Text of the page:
asawatcher, you are saying that the Founding Fathers, in the spirit of community, expressed a crypto-socialist political philosophy in the Constitution, which immediately came under fire from 18th century slave owners. On the contrary, those 18th century slave owners were also Founding Fathers and the Constitution consolidated their power within the Union. It took another 76 years and a Civil War to break the power of the slave owners and establish the ascendency of capitalism--not socialism.
Apparently you misunderstood my question, asawatcher. The "Democratic Socialists of America" is not something I made up just to poke fun at you. It is an actual American political party. When you write about "Democratic Socialism" with a capital D and a capital S, it implies that you might be speaking for an actual organization, not just inappropriately capitalizing words for emphasis.
Personally, I did not think you had anything to do with that organization, based on your observations and analysis, but I did want to make sure. I feel certain that the Democratic Socialists of America, as a political party, must have a party platform, which conservatives prefer to call an "agenda" because it sounds less democratic. They have a platform or agenda for the specific purpose of publicizing their positions and advocating for socialism.
And here you come along and claim, "The job of today’s Democratic Socialist is NOT to sell some 'socialist agenda'..."
I don’t think that in today’s America Socialism (as envisioned by Marx) is a viable political movement, nor do I think that a “Socialist” political party will emerge. Rather, Socialism as an economic model applied within a democratic representative form of government is a natural manifestation of the Spirit that our founders expressed in their effort to “form a more perfect union”. This “spirit” of community, of commitment to the common good, of, yes, “union," is what has propelled America to achieve the exceptionalism it represents to the rest of the world.
People, like myself, see this spirit as having been under attack since its inception. From 18th century slave owners to 21st century oligarch billionaires, the very idea of the “commons” has been, and is, an anathema.
Today’s anti government sentiments are fomented and promoted by the power and resources of Corporate wealth, and continue to be a threat to the founders’ ideology of social unity and the common good. I believe that a Socialist economic model is a perfect fit with our political democratic republic . . . thus the hybrid “Democratic Socialist” label has emerged with a strong voice in the political arena. So, yes, if I can add to that voice in any small way, I would be proud to be a “representative” of that “spirit”.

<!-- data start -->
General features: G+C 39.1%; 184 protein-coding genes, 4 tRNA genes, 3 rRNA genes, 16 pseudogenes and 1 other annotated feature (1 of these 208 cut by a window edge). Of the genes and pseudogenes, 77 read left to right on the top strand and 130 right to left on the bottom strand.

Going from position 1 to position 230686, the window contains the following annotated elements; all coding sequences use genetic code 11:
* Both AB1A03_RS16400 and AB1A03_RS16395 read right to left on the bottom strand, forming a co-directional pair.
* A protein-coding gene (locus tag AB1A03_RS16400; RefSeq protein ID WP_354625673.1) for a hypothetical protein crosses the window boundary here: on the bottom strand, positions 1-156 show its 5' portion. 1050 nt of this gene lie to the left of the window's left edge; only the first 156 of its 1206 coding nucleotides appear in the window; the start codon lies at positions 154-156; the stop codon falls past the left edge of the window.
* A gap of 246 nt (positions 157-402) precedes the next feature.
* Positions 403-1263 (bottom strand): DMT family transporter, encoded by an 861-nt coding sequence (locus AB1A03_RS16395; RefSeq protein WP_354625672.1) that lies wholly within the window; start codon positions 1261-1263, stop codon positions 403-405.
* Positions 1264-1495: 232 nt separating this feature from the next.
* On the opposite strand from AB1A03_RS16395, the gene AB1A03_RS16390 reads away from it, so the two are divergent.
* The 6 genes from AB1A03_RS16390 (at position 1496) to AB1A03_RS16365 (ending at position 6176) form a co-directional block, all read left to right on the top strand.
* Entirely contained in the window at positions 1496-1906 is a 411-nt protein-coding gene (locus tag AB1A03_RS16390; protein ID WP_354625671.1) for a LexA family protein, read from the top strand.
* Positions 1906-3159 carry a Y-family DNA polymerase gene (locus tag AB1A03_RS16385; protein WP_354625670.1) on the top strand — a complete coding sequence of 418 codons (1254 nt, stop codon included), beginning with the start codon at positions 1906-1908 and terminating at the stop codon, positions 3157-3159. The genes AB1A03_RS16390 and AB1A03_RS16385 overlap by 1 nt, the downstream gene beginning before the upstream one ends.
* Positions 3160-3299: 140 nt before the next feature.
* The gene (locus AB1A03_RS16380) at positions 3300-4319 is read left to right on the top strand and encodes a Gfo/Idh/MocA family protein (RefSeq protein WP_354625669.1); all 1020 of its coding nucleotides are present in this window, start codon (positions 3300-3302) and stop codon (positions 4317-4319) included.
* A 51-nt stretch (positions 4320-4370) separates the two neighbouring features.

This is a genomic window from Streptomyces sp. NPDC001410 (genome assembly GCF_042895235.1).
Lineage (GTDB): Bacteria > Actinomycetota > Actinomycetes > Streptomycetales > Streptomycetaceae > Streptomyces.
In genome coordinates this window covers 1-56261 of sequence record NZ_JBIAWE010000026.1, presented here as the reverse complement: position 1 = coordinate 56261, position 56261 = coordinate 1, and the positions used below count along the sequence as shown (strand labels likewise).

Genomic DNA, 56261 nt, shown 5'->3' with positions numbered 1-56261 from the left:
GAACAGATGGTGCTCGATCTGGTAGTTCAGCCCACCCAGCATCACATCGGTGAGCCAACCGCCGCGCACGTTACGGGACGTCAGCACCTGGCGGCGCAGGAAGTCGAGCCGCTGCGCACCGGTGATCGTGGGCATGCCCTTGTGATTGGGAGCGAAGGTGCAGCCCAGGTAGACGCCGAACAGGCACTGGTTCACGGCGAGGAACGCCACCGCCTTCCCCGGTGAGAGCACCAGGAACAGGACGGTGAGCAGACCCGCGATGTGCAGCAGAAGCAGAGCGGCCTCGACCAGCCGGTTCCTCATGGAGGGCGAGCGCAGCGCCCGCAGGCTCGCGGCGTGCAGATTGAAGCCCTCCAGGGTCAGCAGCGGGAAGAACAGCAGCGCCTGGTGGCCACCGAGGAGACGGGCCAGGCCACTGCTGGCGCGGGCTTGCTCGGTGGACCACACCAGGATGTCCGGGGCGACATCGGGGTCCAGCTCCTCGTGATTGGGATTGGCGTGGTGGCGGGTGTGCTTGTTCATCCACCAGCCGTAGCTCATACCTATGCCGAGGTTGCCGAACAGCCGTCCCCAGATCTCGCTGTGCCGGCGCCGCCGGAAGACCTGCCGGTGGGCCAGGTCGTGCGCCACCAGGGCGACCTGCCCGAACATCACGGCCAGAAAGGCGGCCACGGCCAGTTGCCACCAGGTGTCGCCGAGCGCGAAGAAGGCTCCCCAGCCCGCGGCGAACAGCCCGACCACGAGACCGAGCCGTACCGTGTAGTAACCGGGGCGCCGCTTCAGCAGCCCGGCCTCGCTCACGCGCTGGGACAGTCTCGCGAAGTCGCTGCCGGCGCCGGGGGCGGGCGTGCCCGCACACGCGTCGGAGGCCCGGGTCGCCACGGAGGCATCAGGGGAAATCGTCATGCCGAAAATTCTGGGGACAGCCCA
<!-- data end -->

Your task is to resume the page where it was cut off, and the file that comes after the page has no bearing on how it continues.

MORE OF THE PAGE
asawatcher, when you write, "The job of today’s Democratic Socialist..." are you speaking as a representative of the Democratic Socialists of America?
Bill Schaffner contends the so-called "socialist agenda" did not help abolish slavery, and proves it by demonstrating that only Republicans and Democrats voted to pass the 13th Amendment in Congress. His argument totally disregards the entire history of the struggle, particularly the Emancipation Proclamation, the Abolitionist movement, the Underground Railroad, the Dred Scott decision, Bloody Kansas, John Brown, and even the Civil War! From Schaffner's argument you might think that one day Congress woke up and just decided to free the slaves on a whim, because it seemed like a good idea at the time.
I do not know what material support the Socialist movement may have contributed to the Abolitionist movement, but I do know it provided moral support. Karl Marx himself wrote dozens of articles for the New York Tribune and the Viennese Die Presse during the Civil War. Exactly how much such activity actually helped in reaching the ultimate goal is certainly debatable, but there is a wise old saw that goes, every little but helps!
After re-reading Larimore Nicholl’s letter, I get the impression that you completely missed his point. In his letter he NEVER mentions “Republican” or “Democrat”. It’s YOUR inability to crawl out of the partisan ditch that is preventing you from seeing the larger ideological picture.
Mr. Nicholl is simply pointing out that some of the great accomplishments of the US are results of Socialist inclinations shared by most Americans. That the Spirit of “We the People” is, historically, a greater engine of advancement than “Me the Individual” (or “It the Corporation”). The job of today’s Democratic Socialist is NOT to sell some “socialist agenda”, but to help our fellow citizens understand that, for the most part, we are traditionally a Democratic Socialist country, and our greatest achievements are results of our Socialist predispositions that have managed to transcend, not fall victim to, partisan politics.